Photographing emotion, not injuries.

Shift Happens is my latest collection of photographs.  For this selection I decided that I needed more than just images. Sinead from Leeds Roller Dolls agreed to write some text to complement the images and I decided that each image needed to have some narrative to validate its inclusion.

At first I dumped in, what I felt were my best shots, but reviewing them I found I had little to say about most. One apex jump is much like another, a big hit, likewise. I started to discard images. Those that I couldn’t write about were dropped. It was at that point I started to notice gaps in the narrative. I need to add in something about the charity work that goes on, NSOs, Refs, men’s Derby, co-ed games, tournaments and much more.

As I was completing the book I realised I had nothing about injuries. Almost every skater I have known has had an injury at some point in their skating career, some major incidents, others minor, or wear and tear that put them off skates for a while. Some were game changers, prematurely stopping their skating careers, others temporary setbacks. But while I had selected over 100 images for inclusion, not one depicted any sort of injury.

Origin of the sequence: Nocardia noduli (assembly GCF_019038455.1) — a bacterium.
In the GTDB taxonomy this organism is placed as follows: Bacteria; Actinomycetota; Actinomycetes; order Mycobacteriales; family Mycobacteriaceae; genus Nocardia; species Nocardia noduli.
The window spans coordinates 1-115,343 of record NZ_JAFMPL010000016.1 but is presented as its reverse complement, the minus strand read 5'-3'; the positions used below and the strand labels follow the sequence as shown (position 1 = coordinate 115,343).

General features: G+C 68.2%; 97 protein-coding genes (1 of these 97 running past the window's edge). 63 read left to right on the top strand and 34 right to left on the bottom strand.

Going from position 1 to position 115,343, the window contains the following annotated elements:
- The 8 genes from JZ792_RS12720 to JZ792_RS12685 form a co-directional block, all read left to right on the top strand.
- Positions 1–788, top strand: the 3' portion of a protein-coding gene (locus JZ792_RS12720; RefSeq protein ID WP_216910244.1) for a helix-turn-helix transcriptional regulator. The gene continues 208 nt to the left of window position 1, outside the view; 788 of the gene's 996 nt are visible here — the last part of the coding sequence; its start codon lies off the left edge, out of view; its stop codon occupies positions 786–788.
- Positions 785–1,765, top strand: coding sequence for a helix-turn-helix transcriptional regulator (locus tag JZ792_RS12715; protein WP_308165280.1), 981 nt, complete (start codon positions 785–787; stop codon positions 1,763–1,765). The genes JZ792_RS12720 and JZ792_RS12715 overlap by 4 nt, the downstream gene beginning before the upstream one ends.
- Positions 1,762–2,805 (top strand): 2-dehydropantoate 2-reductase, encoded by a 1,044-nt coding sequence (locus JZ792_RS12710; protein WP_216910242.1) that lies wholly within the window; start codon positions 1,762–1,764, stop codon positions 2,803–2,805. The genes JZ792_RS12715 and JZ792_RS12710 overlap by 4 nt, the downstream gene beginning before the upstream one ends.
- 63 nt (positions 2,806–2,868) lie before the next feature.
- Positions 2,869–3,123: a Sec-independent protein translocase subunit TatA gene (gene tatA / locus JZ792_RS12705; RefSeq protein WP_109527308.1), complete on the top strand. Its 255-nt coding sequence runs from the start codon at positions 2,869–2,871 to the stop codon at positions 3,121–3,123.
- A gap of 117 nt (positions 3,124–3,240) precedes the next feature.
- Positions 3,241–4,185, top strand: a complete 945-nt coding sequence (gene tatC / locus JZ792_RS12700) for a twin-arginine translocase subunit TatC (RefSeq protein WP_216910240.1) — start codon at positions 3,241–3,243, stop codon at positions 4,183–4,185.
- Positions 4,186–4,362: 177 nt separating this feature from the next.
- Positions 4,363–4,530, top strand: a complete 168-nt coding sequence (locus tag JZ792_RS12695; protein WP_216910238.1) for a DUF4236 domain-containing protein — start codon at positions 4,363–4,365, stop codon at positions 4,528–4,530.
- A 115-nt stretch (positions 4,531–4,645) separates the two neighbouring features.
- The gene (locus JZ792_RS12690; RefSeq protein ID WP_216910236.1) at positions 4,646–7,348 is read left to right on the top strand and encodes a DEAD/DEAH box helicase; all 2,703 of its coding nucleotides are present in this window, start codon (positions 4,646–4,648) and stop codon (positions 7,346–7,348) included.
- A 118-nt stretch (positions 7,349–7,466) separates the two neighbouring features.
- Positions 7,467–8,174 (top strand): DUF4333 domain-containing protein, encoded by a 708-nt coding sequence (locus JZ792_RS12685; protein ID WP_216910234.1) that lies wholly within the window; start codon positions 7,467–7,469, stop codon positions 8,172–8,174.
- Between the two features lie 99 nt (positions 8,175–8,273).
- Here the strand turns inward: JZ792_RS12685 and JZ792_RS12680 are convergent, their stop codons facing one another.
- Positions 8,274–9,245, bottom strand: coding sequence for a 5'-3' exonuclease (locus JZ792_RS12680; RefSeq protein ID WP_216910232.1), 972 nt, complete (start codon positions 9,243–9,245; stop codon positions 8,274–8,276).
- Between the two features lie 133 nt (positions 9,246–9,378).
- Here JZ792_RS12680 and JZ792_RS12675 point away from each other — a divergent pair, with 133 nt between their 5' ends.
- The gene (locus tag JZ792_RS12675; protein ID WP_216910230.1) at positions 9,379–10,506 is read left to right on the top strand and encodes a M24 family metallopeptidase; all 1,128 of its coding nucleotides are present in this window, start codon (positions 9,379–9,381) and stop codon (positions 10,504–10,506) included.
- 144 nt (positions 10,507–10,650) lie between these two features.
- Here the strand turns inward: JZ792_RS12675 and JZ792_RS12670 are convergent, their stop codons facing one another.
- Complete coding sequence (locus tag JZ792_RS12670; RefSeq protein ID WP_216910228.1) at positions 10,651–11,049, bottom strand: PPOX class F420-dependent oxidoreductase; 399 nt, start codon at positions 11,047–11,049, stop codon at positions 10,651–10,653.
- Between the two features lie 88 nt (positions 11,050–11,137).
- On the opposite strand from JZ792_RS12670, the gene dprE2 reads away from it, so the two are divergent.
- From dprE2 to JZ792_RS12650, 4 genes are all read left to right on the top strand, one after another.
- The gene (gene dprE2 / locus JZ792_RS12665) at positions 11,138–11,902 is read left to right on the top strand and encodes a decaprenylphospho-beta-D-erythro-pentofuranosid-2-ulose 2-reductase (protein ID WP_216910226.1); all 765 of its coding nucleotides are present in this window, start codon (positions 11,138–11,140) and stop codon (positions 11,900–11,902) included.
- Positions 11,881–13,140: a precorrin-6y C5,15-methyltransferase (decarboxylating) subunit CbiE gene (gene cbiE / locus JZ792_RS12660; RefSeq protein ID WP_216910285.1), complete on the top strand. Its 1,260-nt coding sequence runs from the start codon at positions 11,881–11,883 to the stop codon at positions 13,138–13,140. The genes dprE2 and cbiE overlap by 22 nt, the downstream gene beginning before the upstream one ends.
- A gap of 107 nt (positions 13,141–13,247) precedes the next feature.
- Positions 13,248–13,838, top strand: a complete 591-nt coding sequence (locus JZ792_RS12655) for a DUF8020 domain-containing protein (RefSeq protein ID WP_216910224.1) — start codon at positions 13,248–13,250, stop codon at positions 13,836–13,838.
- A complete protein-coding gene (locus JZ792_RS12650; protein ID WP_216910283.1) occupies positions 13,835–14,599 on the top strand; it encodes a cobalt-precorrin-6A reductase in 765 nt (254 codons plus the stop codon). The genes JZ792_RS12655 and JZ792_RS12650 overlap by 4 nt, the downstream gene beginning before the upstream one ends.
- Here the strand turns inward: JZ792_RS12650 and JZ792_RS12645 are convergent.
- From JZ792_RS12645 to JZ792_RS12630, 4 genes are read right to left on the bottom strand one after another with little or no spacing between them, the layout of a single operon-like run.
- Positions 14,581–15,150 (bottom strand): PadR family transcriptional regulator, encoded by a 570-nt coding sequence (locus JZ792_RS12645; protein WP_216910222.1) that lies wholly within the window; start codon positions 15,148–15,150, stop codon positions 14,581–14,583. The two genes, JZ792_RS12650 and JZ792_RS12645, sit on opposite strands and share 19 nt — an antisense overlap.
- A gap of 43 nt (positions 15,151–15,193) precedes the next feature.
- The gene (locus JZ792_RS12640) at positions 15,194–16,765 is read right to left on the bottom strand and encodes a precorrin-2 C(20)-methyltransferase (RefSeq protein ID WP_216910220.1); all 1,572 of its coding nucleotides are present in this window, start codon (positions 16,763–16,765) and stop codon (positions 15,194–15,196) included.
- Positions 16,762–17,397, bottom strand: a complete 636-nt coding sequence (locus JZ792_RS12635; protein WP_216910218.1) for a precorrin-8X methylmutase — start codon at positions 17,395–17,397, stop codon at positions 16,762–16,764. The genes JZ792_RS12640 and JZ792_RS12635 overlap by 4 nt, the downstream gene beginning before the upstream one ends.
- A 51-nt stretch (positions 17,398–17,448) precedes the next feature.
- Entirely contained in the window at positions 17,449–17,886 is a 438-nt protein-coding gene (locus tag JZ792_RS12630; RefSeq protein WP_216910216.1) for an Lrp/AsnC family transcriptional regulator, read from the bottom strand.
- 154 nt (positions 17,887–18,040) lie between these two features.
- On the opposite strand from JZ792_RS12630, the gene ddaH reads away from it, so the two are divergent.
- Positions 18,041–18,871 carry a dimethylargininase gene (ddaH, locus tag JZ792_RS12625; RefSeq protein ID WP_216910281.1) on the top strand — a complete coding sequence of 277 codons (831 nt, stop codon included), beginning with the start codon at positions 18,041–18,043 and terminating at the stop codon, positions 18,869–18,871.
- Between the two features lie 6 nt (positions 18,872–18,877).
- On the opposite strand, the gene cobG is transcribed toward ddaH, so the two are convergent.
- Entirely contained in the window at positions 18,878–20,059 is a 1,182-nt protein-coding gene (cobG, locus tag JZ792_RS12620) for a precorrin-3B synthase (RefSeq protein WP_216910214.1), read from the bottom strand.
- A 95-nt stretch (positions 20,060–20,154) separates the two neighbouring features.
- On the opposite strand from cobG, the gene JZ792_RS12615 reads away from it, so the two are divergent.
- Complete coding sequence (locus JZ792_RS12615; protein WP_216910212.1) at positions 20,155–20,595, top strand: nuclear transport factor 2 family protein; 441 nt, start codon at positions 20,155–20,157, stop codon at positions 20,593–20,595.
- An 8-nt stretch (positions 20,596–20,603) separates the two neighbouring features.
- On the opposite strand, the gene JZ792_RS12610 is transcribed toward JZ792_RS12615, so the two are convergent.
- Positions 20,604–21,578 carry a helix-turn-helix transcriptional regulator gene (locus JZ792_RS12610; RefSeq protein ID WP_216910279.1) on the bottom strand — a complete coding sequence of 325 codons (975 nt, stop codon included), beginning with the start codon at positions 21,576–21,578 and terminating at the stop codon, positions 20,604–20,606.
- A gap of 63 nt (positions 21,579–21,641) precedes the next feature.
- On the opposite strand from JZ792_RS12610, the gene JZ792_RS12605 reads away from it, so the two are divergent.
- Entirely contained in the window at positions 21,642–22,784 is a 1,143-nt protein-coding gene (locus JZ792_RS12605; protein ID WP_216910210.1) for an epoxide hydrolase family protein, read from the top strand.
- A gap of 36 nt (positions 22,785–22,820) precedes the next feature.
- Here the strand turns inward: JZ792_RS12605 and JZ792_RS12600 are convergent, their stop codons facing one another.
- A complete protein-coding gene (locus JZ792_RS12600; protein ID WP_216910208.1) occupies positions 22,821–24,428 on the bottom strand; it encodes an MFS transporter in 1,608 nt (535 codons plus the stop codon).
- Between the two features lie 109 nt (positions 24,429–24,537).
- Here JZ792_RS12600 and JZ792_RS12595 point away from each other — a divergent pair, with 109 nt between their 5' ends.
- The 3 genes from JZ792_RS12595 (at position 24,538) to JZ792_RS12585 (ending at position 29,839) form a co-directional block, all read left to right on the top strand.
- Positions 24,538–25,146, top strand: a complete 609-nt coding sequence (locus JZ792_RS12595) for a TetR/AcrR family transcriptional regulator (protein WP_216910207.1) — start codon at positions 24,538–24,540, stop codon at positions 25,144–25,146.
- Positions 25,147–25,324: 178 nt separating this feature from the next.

While the pros and cons of photographing ‘downed’ skaters has been endlessly debated, when I was searching for an image to include in the book I realised that it wasn’t the injury I was after, but the emotion, both of those affected and those supporting. Wanting to photograph injuries makes photographers sound like some hawkish voyeur, out of tune with the needs of those involved.

Photographing emotion, you are trying to capture the moment, some understanding of the situation, for good or ill. The positives, and maybe sometimes the negatives, that comes out of a situation, with empathy.  This, I feel, is the reason for photographers wishing to capture these situations, not for some bloodlust. For on many occasions those hurt are often good friends.

I know this post will not change the current thinking about photographing injuries, but whilst the camera is an unblinking, unthinking, emotionless eye, the person behind it usually isn’t.


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